Calling this a new release just doesn’t seem right despite the fact that technically, I suppose it is. What it represents to fans like me is a trip back in time that brings back a flood of memories of days (and nights) when I didn’t have to fret about forgetting my reading glasses at home, didn’t have to worry about hurting my back shoveling snow (ouch!) and couldn’t stop thinking about how those blue jeans fit on that girl from the other side of town who spent a few weeks hanging out with us. I believe she’s the reason I often mistakenly believe the title of Stone In Love is actually “Blue Jean Girl!”
May 25, 2011
The year 1979 must seem like ancient history to a good percentage of AC/DC’s present fans, kind of like when I hear my parents talk about 1952 or something. 1979 was ten years before my first son was born and during that time a youthful AC/DC was out touring the world. With singer Bon Scott still out front, the band probably had no idea the concert footage shot in Paris on that December day would be the last to include Scott. In a tragic and all-too-familiar exit from this life, he was found lifeless during the afternoon of February 20th, 1980 in a car after being left to sleep off a night of heavy drinking.
Although Scott was only 33 years old at the time of his death, the time he spent as the frontman for one of the hardest-rocking bands of all time certainly provided him with experiences that many can only dream about. Let There Be Rock will live on as a tribute to Scott’s brief, but highly-influential mark left behind on a group that continues to thrill fans world-wide some three decades later.
The untimely departure of Scott no doubt forced a profound readjustment for the group for obvious reasons, but beyond the emotional aspect, Bon Scott was a major creative force alongside the Young brothers as revealed in the DVD’s credits that list them as the composers of every song performed during that show.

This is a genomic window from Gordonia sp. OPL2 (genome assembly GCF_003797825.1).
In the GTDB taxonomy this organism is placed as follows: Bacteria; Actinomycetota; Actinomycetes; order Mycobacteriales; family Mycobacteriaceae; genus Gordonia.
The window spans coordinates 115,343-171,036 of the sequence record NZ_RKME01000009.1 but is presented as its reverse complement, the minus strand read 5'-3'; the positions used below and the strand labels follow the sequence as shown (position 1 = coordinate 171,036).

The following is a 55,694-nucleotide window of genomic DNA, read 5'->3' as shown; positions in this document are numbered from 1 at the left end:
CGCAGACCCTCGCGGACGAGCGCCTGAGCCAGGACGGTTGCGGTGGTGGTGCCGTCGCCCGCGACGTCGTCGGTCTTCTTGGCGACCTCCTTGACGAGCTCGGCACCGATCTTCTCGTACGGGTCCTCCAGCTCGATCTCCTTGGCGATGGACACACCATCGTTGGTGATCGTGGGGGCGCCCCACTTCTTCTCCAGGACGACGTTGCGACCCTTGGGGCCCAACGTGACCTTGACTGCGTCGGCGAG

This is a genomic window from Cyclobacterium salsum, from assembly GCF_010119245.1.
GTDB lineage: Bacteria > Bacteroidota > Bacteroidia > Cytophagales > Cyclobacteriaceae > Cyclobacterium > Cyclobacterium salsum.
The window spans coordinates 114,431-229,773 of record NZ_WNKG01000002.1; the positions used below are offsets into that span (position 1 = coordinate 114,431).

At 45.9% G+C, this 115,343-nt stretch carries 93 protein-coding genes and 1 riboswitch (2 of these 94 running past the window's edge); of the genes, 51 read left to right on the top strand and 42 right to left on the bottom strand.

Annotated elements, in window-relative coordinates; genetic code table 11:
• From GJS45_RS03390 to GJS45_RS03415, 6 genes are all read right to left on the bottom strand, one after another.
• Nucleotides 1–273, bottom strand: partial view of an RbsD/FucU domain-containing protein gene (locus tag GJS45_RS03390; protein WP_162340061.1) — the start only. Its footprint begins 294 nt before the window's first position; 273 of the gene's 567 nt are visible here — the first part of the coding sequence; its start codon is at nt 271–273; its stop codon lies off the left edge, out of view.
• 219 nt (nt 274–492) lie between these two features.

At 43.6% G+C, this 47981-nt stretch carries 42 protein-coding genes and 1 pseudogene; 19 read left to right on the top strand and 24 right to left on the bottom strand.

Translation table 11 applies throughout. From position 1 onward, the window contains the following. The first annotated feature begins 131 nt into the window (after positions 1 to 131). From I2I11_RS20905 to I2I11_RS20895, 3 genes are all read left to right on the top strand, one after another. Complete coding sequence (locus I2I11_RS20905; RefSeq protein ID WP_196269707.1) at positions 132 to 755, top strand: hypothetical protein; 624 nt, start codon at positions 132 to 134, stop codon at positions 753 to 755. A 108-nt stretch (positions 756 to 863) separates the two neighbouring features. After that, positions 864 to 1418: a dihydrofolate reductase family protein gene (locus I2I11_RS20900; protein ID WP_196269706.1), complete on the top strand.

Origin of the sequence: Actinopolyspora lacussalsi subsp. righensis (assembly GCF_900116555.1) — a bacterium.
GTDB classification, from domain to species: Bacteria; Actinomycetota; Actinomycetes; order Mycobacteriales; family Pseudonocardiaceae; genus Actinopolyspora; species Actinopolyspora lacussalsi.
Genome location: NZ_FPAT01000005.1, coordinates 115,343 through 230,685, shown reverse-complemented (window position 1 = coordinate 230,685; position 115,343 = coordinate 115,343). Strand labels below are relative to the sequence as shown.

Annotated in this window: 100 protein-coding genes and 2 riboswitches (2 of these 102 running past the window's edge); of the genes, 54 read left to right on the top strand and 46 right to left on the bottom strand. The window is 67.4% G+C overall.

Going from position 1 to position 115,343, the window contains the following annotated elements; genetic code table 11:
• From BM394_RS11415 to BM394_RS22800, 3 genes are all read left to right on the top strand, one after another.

Let There Be Rock might be what fans expect in many ways, since a good number of the bands hottest hits of the day are served up with a bit of interview footage sprinkled in between. The show features AC/DC staples such as “Live Wire,” “Highway To Hell,” “Whole Lotta Rosie,” “Let There Be Rock,” and of course, more.
Although I’ve always found AC/DC to be a group I’m happy to listen to when it happened to come on MTV or a friend’s car radio, I don’t claim to be a hard-core AC/DC fan. Even so, some of the footage on Let There Be Rock took me back to a vivid memory of the first time I saw AC/DC on MTV or some other concert-oriented program of the day.
Obviously, the channel I was watching is not so indelibly etched in my memory, but the performance was another matter! In particular, the wild and nearly endless energy produced by human perpetual motion machine Angus Young. How he could play guitar (before the days of wireless no less!) and move his head like that and spin around on the floor like the “Tasmanian Devil” of Looney Tunes fame was, and still is, beyond me.
It was also interesting to note that Young’s “strip tease” routine is a well-rehearsed bit of comedy that’s been part of the show since at least 1979 when the film for this DVD was shot. It’s hard not to think of Young as a sort of second frontman given all the attention he seems to draw from the cameras as well as the fans.
As for the production of the DVD itself, the sound quality is very good on my standard DVD copy. As someone who might be considered notorious for my criticism of the sound on live recordings, that probably translates to the “sound quality is excellent” for those a bit less snobby with regard to studio vs. live recordings.
The video is also quite good, especially considering that it was filmed well before HD became part of the lexicon. How that original footage makes the transition to Blu-Ray on the limited collector’s edition is not known to me, but my suspicion is that it is worth picking up for those with the players and home theater systems that will permit the full high-quality experience of the show.